Are Fleas Still Active During The Winter?

Baby, it’s cold outside! It’s January here in PA, and that means frost on our windshields, dry, chapped hands, and possibly even snow in our driveways. One thing we don’t think of this time of year is those irritating fleas. But perhaps we should. Some of those pesky critters may have found their way into your home through the fur of your cuddly best friend. Fleas prefer the warm temperatures, and once inside, the warmth of your home provides them a cozy place to live, survive, and breed.

Fleas multiply very quickly. The female flea will drop from the host and immediately lay between 40 – 50 eggs per day. They can lay eggs in your carpet, beds, sofas, and various areas of your house where your pet spends most of their time. After the eggs hatch, they feed on digested blood left behind by adult fleas. In about one or two weeks, the larvae spin a cocoon. This cocoon can last up to a year, waiting for the ideal environment in which to thrive.

flea in fur

Why Are Fleas Such a Bother?

Flea infestations can cause your pet discomfort, scratching, and infections. They can also be harmful to humans.


These nasty creatures make themselves at home in the intestines of dogs, cats, and humans. Pets obtain tapeworms by swallowing infected fleas. Though it is rare, toddlers may become infected by eating an infected flea as well. Thankfully, the tapeworm is treated with medication.

Mycoplasma haemofelis

Mycoplasma haemofelis is a parasitic, bacterial disease that is transmitted from fleas to cats. It has been found in rare cases in humans with compromised immune systems. Treatment typically includes the use of antibiotics.

Murine Typhus

Murine typhus is rare, but if there is anything we have learned in 2020, it’s that things we never thought possible could occur. Rats are the leading carrier of this disease, but cats can also come in contact with infected fleas and carry them onto humans. Humans then get infected through flea bites. Symptoms include headache, fever, nausea, body aches, and a rash on arms and legs. Treatment includes antibiotics, but it’s crucial to catch right away as a delay in treatment can lead to a more serious illness.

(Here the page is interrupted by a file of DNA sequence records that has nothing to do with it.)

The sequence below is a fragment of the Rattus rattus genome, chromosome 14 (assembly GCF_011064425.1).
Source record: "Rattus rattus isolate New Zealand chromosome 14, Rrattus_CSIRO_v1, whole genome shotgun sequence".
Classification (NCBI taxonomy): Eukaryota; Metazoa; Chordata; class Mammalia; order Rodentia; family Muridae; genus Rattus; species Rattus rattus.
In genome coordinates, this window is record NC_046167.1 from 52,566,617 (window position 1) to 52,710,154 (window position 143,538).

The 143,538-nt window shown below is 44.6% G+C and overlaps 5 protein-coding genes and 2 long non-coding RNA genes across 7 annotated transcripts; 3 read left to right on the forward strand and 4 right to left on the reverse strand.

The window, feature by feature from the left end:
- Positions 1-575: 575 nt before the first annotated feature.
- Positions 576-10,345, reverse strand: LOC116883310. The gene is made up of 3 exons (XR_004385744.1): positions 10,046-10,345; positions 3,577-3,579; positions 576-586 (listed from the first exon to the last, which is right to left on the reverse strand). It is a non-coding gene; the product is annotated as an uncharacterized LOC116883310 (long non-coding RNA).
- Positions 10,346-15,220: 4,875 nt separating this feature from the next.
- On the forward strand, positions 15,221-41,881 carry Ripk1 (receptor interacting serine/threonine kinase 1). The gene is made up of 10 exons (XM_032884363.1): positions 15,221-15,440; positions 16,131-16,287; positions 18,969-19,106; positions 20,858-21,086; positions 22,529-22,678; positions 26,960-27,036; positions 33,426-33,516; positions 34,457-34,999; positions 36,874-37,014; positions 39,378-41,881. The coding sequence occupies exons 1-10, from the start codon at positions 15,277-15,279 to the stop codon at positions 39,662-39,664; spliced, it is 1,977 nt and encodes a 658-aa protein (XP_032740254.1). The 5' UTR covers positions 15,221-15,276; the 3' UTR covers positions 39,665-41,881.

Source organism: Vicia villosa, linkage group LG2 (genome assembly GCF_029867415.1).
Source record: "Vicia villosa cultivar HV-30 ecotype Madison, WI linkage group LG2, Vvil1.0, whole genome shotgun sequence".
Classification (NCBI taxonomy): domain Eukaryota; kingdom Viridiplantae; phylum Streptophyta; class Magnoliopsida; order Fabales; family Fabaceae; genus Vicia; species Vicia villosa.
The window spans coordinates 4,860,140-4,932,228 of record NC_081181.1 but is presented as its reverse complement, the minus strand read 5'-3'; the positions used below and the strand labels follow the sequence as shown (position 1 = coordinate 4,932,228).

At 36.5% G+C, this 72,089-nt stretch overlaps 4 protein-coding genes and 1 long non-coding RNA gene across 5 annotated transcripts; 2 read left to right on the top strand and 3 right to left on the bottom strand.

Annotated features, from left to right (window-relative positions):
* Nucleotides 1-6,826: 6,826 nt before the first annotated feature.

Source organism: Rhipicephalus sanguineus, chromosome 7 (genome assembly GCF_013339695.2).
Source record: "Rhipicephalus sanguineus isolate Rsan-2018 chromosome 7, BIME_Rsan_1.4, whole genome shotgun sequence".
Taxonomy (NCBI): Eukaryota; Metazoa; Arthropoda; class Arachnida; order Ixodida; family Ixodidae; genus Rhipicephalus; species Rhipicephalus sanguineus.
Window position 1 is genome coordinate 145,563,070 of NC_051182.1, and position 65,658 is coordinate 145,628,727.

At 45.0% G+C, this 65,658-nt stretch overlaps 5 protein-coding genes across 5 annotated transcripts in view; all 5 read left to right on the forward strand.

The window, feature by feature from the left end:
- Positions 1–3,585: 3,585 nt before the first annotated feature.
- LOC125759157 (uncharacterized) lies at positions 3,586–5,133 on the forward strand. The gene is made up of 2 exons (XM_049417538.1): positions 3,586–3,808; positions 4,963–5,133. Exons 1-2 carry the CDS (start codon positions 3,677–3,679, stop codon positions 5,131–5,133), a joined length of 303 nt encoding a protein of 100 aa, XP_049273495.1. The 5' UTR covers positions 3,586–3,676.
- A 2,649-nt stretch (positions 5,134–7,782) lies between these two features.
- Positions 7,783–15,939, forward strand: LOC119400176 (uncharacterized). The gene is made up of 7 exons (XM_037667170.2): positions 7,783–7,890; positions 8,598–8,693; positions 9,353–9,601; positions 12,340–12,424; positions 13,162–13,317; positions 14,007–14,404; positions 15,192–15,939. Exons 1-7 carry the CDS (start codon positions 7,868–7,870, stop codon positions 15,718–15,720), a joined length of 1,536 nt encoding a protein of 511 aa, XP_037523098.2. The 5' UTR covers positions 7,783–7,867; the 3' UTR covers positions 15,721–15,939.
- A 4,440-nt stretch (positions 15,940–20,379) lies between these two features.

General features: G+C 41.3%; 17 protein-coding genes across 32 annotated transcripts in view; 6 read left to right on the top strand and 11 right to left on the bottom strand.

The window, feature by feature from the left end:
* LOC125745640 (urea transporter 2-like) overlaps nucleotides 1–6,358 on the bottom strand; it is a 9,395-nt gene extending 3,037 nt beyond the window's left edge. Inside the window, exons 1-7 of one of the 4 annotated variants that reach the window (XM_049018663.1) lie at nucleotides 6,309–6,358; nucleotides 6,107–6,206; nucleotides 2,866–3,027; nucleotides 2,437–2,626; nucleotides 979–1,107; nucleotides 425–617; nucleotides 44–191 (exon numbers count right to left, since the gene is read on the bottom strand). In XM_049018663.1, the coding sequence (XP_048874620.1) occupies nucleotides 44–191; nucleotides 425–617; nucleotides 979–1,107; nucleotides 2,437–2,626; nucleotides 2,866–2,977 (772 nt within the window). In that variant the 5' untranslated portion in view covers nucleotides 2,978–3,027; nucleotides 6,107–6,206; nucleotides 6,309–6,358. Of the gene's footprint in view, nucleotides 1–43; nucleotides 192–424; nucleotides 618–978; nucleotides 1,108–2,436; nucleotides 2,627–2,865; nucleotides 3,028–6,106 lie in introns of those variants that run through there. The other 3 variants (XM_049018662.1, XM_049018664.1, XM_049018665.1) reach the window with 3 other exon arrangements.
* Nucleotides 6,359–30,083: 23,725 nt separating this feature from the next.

How Can You Prevent a Flea Infestation?

If you are a pet owner, you can take the necessary steps to protect your home from these unpleasant creatures and minimize your risk of infection. While we highly recommend calling in professionals for flea control, there are a few ways in which you can help to prevent an infestation. They are:

  • Clean and vacuum the area(s) where your pet spends most of its time including, where it eats, periods of sleep, and hangs out
  • Wash everything your pet uses, sleeps, and rests on. This includes beds, blankets, sheets, and toys
  • Inspect and treat your pets. Check with your veterinarian on the proper treatment for your pet. Routinely check your pet’s fur for signs of fleas to help prevent future infestations

The good news is that over the winter months, the flea’s development process is slowed, making them less active and easier to eliminate.

flea treatment

Protect Your Home Year-Round

At Showcase Lawn Works, we take proactive measures to ensure fleas are never a problem for you. We offer a highly effective barrier spray that kills fleas and ticks on contact. Call 717-354-3226 or contact us online to learn more. For more tips and ideas, check out our other blog postings. On social media? Like us on Facebook and get all our latest deals and other info.